Since I mentioned Beltran earlier, the calls for releasing Gary Matthews Jr. are impractical. Matthews has done almost as little as Catalanotto, but the Mets are in no position to dump him since they have no one who'd be able to play center field in a defensively acceptable manner should Angel Pagan (notoriously injury-prone in his career) get hurt. Fernando Martinez needs to play every day in Triple A and he's had injury issues on his own, so the Mets have to keep Matthews. They have no choice.
- Nap time at the ballpark!
Keith Hernandez and Ken Griffey Jr. need storytime.
A big deal is being made over Keith Hernandez catching a few winks of sleep during the Mets-Giants game on Saturday during a break in the action----Yahoo Story.
I don't think this is a big deal. Phil Rizzuto became famous for his notorious inattentiveness during games; Fernando Valenzuela is well-known to be seen driving his Porsche away from Dodger Stadium before games are completed.
Hernandez is an entertaining broadcaster who says and does things that could be seen as politically incorrect. He's essentially the same man as a broadcaster as he was as a player----that personality irked people regularly, but he didn't care. It's part of his charm.
Another naptime story isn't as easy to dismiss.
Adding to the burgeoning mistake the Mariners made in bringing Ken Griffey Jr. back for another season was Griffey's unavailability to pinch hit last week because he'd fallen asleep in the clubhouse----ESPN Story.
Bringing Griffey back was a mistake from the start and I can't believe that GM Jack Zduriencik was on board with it. I said a few days ago that the Mariners would've been better on and off the field with Jim Thome; in fact, they would've been better off with Jack Cust! Now, they're faced with an embarrassing controversy from which there's no easy escape.
Do they release Ken Griffey Jr.?
Keep him and hope that he starts to provide something offensively?
Move forward and essentially live with what they have, possibly depriving themselves of a chance to win a shaky AL West that's there for the taking?
Sometimes a veteran superstar accepts and adapts to his declining game and shows a leadership for younger players by not demanding treatment based on what he was and not what he is. Jason Giambi is exemplifying that with the Rockies as a pinch-hitter/backup. Griffey still expects to receive the reverence and tolerance for diva-like behavior that the Mariners had no choice but to accept in 1995; but they're dealing with it without getting 50 homers as part of the bargain.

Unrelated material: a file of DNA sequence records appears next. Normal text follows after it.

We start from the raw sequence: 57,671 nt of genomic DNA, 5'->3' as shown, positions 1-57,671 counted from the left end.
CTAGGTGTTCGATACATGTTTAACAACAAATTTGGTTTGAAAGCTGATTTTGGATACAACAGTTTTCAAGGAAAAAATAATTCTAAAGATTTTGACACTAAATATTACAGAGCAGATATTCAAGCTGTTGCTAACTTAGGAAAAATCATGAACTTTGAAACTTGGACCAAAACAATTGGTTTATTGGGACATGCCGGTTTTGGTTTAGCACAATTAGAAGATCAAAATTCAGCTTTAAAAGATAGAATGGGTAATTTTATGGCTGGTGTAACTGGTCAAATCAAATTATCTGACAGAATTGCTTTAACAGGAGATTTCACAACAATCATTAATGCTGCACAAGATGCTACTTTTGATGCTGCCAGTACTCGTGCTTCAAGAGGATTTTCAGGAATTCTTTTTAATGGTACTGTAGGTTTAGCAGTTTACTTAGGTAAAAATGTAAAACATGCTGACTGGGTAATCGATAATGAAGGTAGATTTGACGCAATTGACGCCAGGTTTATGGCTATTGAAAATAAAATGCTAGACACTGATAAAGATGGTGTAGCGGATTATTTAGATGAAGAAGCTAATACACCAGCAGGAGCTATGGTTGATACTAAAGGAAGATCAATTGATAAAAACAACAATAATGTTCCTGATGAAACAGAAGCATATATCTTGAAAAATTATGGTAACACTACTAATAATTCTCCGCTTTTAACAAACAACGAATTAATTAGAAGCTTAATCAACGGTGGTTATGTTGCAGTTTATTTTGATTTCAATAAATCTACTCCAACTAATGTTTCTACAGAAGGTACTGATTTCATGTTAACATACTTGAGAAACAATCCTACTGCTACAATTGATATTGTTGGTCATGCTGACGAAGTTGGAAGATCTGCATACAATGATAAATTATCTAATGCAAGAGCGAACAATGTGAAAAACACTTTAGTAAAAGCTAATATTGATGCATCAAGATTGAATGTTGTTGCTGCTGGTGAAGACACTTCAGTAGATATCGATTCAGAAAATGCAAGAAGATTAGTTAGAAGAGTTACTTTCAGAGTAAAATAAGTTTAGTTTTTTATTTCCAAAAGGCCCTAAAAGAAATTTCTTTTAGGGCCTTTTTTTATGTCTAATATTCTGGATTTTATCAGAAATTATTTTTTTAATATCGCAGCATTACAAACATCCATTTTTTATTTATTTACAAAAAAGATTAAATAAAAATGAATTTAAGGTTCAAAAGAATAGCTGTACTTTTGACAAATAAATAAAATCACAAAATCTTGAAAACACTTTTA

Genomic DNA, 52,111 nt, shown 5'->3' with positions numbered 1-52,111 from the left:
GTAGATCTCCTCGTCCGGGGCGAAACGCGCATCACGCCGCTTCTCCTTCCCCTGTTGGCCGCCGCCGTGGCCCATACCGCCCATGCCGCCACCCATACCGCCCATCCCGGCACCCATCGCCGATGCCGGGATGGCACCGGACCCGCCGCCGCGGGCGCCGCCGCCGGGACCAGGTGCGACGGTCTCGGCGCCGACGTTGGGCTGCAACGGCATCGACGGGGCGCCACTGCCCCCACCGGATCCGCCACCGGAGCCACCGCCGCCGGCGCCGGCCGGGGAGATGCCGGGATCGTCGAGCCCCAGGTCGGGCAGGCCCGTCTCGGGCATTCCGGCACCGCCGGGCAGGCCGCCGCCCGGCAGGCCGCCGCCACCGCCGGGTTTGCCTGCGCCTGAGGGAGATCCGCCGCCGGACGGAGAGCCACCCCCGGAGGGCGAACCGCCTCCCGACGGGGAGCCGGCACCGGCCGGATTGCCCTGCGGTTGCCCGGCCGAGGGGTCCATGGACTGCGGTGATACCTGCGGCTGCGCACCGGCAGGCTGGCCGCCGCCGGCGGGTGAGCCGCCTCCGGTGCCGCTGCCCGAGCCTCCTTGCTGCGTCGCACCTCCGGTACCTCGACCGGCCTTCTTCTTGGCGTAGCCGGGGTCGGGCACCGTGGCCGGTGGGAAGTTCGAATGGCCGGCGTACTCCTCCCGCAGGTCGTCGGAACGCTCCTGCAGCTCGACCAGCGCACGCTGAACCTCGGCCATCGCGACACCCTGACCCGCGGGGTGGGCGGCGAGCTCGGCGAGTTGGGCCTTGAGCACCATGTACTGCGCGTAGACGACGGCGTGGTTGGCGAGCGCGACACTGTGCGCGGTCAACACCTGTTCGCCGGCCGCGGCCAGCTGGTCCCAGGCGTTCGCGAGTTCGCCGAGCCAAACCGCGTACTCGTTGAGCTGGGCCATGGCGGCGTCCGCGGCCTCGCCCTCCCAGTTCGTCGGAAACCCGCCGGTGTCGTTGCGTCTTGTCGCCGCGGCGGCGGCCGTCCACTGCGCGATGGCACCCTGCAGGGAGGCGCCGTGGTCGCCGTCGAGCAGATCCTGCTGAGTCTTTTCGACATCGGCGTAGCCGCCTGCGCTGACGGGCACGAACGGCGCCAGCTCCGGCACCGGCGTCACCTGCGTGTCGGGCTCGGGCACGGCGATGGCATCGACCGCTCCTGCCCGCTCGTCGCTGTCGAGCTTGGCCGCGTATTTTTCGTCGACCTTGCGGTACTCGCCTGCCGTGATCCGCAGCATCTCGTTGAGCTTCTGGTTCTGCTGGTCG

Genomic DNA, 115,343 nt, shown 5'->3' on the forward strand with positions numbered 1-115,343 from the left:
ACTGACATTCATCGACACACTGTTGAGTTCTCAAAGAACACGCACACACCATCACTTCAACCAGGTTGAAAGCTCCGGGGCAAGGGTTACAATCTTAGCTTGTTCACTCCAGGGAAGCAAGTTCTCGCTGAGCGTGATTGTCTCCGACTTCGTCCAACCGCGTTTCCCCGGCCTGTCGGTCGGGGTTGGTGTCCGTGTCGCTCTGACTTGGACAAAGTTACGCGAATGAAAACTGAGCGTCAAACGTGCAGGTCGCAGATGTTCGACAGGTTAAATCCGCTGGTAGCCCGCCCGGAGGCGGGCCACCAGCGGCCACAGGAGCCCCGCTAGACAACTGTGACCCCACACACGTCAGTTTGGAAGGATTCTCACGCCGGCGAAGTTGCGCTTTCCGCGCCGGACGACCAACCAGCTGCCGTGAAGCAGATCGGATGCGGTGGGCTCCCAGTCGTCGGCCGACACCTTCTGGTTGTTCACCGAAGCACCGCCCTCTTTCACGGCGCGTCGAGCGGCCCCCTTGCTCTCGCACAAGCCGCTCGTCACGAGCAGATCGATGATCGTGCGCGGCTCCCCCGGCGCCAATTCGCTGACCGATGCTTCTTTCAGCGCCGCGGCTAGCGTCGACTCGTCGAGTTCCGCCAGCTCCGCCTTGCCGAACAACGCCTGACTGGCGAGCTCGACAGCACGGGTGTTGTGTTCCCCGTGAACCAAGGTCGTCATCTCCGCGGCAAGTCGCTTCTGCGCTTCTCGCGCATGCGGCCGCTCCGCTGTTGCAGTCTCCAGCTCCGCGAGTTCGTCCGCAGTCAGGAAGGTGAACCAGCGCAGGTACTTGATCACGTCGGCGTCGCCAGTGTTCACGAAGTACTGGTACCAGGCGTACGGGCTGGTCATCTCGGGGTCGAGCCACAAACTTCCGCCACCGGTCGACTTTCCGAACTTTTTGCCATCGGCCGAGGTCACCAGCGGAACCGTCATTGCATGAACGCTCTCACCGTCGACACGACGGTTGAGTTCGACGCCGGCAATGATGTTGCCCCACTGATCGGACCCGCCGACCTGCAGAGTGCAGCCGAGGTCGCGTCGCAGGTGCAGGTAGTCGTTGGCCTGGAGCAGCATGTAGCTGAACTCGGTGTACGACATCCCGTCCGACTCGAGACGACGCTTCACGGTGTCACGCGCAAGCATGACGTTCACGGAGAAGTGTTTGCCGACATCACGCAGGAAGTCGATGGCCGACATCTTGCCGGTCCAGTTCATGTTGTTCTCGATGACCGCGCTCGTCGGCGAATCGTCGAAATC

I don't know what I'd do in this situation because no matter how it's handled, it's going to get messy. Very messy.
Zduriencik's got some work to do.
- Viewer Mail 5.11.2010:
Jeff (Acting Boss) at Red State Blue State writes RE Ben Sheets and Dallas Braden:
For what it's worth, I can't see Ben Sheets being a leader... of anyone... including himself.
The 209 may be bad ass, but it ain't never seen this "Family".
There were repeated stories about the young pitchers following Sheets around in the spring, but obviously, if he was trying to calm Braden and keep the young pitcher quiet, it wasn't working.
This Family is a ruthless as it is formidable.
Jane Heller at Confessions of a She-Fan writes RE Billy Beane and Dallas Braden:
Beane must not have spoken to Braden's granny from the 209. I may need to get my people from the 805 on this.
I thought Braden's grandmother was hysterical. It was kinda cool and something that's impossible for anyone to be angry about as they were with Dallas.
We need to pool our resources. The 718 and the 805 crews need to negotiate a working agreement.
Franklin Rabon writes RE the Braden perfect game and Evan Longoria:
No talk of Longoria trying to break up the perfect game with a bunt? I remember you going off on Gregor Blanco for doing this in a no-no and the bunt single was a legitimate part of Blanco's game (possibly why he is now in the minors). Longoria is a power hitter who should have been trying to drive the ball or get on base via walk. Bunting was not only kind of lame, but did Longoria think that this best shot at getting on base against DALLAS BRADEN was bunting?!
I had to dig into my archives (all the way back to my MLBlogs days) to find my take on that incident----July 8th, 2008 Posting. My argument was more in line with Blanco's safety and the scope of the Braves situation in that they were non-contenders and the score was 3-0. No one's telling Blanco not to bunt, but he'll be safer if he doesn't pull that kind of stunt again; if he doesn't care that he might get drilled, then bunt away.
With Longoria, it was inappropriate especially with the score 4-0 and that he's a power hitter who wouldn't have been bunting in 99% of other situations. You're right, and I'd say it's fully acceptable for him to take one in the ribs for it.
The Brooklyn Trolley Blogger writes RE Javier Vazquez, Andy Pettitte and Phil Hughes:
The only thing in Vazquez' defense is it didn't cost the Yankees much.
It's hard to get on the Yankee fans for rippin this guy. They said very loudly and clearly they didn't want him back.
Curious - With Hughes throwing so well, when the timer rings, I want to see if the Yanks are going to stick with and impose the Hughes Rules. If Andy's elbow holds up, Vazquez is insignificant.
We won't know the true cost of the Vazquez deal until Arodys Vizcaino develops. I said at the time that it made sense in theory; not in practice and I've been right so far. That said, I think Vazquez will pitch well tonight vs the Tigers. The season's not lost for him; there's time to right the ship.
I haven't heard much about any parameters with Hughes, but presumably they're keeping an eye on him; he'll be a better option in the fourth game of a playoff series than Vazquez; but that's no longer a question, nor is it up for debate.
- The Prince on the Podcast:
You're either on my train or under it.